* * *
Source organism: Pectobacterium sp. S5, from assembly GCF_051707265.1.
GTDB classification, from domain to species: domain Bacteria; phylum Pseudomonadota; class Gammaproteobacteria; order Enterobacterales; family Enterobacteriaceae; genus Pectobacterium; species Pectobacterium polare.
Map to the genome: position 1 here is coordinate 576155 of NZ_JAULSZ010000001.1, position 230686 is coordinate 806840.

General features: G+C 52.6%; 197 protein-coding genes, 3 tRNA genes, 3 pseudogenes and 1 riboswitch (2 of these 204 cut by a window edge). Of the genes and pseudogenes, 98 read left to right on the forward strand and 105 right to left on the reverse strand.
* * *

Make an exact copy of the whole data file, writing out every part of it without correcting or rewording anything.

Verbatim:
Source organism: Pectobacterium sp. S5, from assembly GCF_051707265.1.
GTDB classification, from domain to species: domain Bacteria; phylum Pseudomonadota; class Gammaproteobacteria; order Enterobacterales; family Enterobacteriaceae; genus Pectobacterium; species Pectobacterium polare.
Map to the genome: position 1 here is coordinate 576155 of NZ_JAULSZ010000001.1, position 230686 is coordinate 806840.

General features: G+C 52.6%; 197 protein-coding genes, 3 tRNA genes, 3 pseudogenes and 1 riboswitch (2 of these 204 cut by a window edge). Of the genes and pseudogenes, 98 read left to right on the forward strand and 105 right to left on the reverse strand.